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Article
June 26, 1987

Alcohol, Firearms, and Suicide Among YouthTemporal Trends in Allegheny County, Pennsylvania, 1960 to 1983

Author Affiliations

From the Western Psychiatric Institute and Clinic (Dr Brent and Mr Allman) and the Graduate School of Public Health, University of Pittsburgh (Dr Perper), Pittsburgh.

From the Western Psychiatric Institute and Clinic (Dr Brent and Mr Allman) and the Graduate School of Public Health, University of Pittsburgh (Dr Perper), Pittsburgh.

JAMA. 1987;257(24):3369-3372. doi:10.1001/jama.1987.03390240075026
Abstract

The death certificates and coroners' reports for all suicides, undetermined causes of death, and questionable accidents were obtained from the Pennsylvania Department of Vital Statistics for 10- to 19-year-old residents of Allegheny County, Pennsylvania, from 1960 to 1983. During the 24-year study period, 159 cases of definite suicide and 38 cases of likely suicide were noted. The suicide rate increased markedly among youth during the study period, particularly among white males aged 15 to 19 years, and was not due to changes in classification procedures over time. The suicide rate by firearms increased much faster than the suicide rate by other methods (2.5- vs 1.7-fold). The proportion of suicide victims who had detectable blood alcohol levels rose 3.6-fold from 12.9% in 1968 to 1972 to 46.0% in 1978 to 1983. Suicide victims who used firearms were 4.9 times more likely to have been drinking than were those who used other methods of suicide. The availability of firearms and the increased use of alcohol among youth may have made a significant contribution to the increase in the suicide rate among the young.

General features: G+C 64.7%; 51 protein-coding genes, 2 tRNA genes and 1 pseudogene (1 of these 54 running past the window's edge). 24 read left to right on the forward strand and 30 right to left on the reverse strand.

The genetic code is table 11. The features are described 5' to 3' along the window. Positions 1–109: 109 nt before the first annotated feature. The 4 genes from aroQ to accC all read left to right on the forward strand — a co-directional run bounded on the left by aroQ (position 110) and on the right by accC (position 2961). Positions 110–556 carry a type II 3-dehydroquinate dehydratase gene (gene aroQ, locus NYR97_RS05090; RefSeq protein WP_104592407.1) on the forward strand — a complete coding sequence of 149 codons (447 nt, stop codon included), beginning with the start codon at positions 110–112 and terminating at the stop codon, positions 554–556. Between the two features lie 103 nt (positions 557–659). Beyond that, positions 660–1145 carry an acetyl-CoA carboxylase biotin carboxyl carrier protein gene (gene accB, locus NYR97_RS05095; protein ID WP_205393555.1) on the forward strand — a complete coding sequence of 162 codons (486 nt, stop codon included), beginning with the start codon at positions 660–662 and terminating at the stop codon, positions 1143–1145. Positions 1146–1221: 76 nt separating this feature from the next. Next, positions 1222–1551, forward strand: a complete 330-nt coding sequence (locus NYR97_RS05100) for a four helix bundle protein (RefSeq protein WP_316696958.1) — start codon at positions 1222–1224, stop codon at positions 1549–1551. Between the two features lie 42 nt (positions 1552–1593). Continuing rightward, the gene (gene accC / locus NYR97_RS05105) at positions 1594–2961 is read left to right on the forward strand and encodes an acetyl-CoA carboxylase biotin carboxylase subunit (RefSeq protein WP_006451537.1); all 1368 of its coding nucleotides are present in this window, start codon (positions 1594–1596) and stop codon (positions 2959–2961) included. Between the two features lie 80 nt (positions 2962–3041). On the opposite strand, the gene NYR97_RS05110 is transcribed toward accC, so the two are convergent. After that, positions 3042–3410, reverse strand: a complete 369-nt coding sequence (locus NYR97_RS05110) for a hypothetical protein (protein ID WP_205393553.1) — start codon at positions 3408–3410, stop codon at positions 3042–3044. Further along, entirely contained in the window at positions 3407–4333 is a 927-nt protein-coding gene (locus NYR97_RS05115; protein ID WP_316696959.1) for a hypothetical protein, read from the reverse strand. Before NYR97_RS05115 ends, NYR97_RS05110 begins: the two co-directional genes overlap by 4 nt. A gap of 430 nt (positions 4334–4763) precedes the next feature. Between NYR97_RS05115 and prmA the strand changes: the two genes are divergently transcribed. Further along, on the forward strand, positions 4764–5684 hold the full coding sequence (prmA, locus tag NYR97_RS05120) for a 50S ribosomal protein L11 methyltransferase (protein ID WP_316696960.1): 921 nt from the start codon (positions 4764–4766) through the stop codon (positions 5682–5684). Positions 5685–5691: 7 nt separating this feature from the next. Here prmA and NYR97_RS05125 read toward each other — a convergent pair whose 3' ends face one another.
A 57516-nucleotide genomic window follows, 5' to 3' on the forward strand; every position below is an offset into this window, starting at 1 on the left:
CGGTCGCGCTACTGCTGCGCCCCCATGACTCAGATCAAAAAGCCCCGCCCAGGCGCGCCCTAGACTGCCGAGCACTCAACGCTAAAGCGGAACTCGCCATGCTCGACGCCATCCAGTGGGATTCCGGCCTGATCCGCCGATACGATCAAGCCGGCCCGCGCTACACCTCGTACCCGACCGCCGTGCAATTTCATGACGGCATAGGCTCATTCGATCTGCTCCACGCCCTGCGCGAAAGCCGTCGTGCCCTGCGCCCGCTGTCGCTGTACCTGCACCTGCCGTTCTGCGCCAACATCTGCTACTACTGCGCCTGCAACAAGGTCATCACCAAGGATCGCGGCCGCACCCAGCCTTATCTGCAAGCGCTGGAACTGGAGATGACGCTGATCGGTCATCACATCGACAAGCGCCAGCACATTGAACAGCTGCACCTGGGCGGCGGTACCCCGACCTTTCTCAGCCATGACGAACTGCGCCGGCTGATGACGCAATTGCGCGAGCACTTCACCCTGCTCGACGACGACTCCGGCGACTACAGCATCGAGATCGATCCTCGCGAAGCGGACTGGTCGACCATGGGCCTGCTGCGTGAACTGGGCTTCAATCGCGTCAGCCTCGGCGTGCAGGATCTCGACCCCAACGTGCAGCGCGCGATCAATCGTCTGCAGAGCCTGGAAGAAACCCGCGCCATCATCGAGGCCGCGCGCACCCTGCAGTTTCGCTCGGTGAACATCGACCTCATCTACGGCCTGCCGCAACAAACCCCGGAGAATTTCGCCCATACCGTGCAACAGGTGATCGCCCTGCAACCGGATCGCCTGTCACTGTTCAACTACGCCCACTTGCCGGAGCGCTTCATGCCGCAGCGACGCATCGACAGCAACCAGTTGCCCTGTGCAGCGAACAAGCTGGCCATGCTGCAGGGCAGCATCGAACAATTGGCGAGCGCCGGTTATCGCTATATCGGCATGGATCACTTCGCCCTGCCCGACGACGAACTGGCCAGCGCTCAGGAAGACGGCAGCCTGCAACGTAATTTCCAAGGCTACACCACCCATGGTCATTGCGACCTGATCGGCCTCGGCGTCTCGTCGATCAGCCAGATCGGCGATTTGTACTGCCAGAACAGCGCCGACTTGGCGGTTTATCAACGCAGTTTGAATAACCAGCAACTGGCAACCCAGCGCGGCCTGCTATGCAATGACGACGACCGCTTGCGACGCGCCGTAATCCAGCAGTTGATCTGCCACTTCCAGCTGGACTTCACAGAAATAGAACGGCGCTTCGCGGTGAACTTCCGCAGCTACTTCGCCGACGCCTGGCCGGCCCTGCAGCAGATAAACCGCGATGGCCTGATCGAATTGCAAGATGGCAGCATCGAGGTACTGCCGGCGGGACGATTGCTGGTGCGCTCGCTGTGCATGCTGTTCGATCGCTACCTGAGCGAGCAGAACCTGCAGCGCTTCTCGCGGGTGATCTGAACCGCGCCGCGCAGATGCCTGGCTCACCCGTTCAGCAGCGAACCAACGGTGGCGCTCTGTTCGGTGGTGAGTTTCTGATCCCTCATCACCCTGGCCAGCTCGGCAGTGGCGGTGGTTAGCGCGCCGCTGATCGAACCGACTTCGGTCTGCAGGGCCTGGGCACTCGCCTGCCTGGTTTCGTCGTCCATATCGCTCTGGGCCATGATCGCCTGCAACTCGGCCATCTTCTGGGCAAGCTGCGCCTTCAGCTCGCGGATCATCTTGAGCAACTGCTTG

(JAMA 1987;257:3369-3372)

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